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Op-ed : Why we need a law on pay equity for the private sector

 The Gallant government has recently released the New Brunswick Family Plan Framework Document.  In it are laid out “seven pillars” to support families, including a range of health and social services such as senior care, care for people with disabilities and mental health challenges, and primary health care. Notably it includes strategies to advance women’s equality and reduce poverty.  Arguably central to all these pillars is pay equity, namely equal pay for work of equal value, especially in the caregiving sector of work.

The Family Plan makes a connection between public support of families, health and wellbeing, women’s equality, pay equity and an improved economy. We, the Coalition for Pay Equity, couldn’t agree more.

In fact, we would take this one step further.  Pay equity is not just desirable to improve our economy and quality of life, it is a fundamental human right.   All those public services that are mentioned in the Family Plan, plus the ones that are not — most conspicuously childcare — are in what can be called the “caregiving sector “— and they are delivered mostly by women.  Traditionally, this care work was provided to a large extent by wives and mothers.  Today, in senior care, mental health, disability support services, primary health care, and health promotion, the workers are overwhelmingly women, in some cases over 95%.  And these work environments are also characterized by substandard wages, in many cases hovering between $11-14 an hour.  These are not living wages, nor do they reflect the high value of this work to our society.  And why should these workers be paid less than the value of the work they do, simply because they are (mostly) women?

In the Final Report of the New Brunswick Child Care Review Task Force,  also recently released (and which we can note, recommends pay equity for child care workers) acknowledges that the market model is “less effective in ensuring high-quality learning and childcare is accessible, affordable and inclusive”.  We agree.  The open and unregulated market is not able to provide, even with subsidies, what families need.  Child care costs are skyrocketing, and nominal child care subsidies handed out to parents cannot put a dint in it.  These expensive services are also characterized by low wages.    On average, untrained child care educators are paid $14.11 per hour and trained educators, $16.16.  A child care system that is publicly managed and funded can achieve both equitable wages and higher quality services at a lower cost.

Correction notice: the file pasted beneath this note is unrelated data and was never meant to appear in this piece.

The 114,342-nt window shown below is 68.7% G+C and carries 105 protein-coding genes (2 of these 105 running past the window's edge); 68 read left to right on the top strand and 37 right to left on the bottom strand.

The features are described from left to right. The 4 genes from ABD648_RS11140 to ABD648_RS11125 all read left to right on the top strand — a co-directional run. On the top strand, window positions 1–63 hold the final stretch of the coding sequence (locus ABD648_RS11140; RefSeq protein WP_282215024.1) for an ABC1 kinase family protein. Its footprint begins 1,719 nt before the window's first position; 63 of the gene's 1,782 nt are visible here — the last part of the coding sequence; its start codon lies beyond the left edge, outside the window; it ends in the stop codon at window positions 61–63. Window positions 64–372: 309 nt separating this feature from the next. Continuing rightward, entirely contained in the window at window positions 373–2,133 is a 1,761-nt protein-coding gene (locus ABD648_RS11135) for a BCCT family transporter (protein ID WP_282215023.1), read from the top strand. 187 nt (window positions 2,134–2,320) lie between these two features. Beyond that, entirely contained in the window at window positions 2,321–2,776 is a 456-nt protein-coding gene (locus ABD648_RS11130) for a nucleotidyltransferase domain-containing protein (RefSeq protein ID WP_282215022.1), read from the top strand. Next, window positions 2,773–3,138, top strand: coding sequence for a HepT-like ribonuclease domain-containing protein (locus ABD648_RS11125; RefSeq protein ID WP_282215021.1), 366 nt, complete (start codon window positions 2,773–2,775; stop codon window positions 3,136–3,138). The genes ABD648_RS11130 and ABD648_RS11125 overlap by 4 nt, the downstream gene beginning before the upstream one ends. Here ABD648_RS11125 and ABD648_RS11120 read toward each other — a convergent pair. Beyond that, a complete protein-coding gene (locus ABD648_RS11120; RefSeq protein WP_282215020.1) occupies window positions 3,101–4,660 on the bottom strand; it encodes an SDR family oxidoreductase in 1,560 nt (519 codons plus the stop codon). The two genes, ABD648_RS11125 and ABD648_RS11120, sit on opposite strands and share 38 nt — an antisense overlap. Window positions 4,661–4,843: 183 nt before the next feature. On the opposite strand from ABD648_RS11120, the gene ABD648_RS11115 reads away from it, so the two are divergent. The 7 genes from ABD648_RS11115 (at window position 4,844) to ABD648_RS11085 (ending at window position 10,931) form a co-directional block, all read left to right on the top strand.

Ruth Rose, an economist from the Université de Québec à Montréal, in her study of wages in the New Brunswick caregiving sector observed that the same market model which cannot deliver affordable, accessible childcare, also routinely and systematically undervalues and underpays what is considered traditionally as “women’s work” such as child care workers.  Left to its own devices, the market produces and will continue to produce discriminatory wages.

That’s why we need pay equity legislation.  We need proactive legislation that puts the onus on employers and not employees to demonstrate that wages are equitable or inequitable.  Even-handed legislation that would require all employers to measure the value of work performed predominantly by women using similar standards. And effective legislation that would require wage adjustments where necessary.

We have legislation that covers the public sector, which is unrolling too slowly, but unrolling just the same.  Now we need legislation that covers the private sector equally, including all those for-profit and not-for-profit agencies in the caregiving sector that rely on public funds.  This would be good for families receiving public services because it would increase the stability and quality of those services.  It would also be good for the women (and men) who provide the services.  It would also be good for the public purse in terms of increased revenue and reduced expenditures and public services associated with poverty. And finally it would be good for the wellbeing of consumers, workers and businesses who are at the foundation of our economy.  Pay equity is a win-win solution.

In short, legislation that requires pay equity in the caregiving services in the private sector is needed — it hasn’t happened in the past and won’t in the future on its own accord.  Pay equity legislation is just the right thing to do.  It would not only support public services, families and the economy, but it would ensure a basic human right.  We should expect our government to do no less.

Vallie Stearns-Anderson
Chair of the New Brunswick Coalition for Pay Equity

 

 

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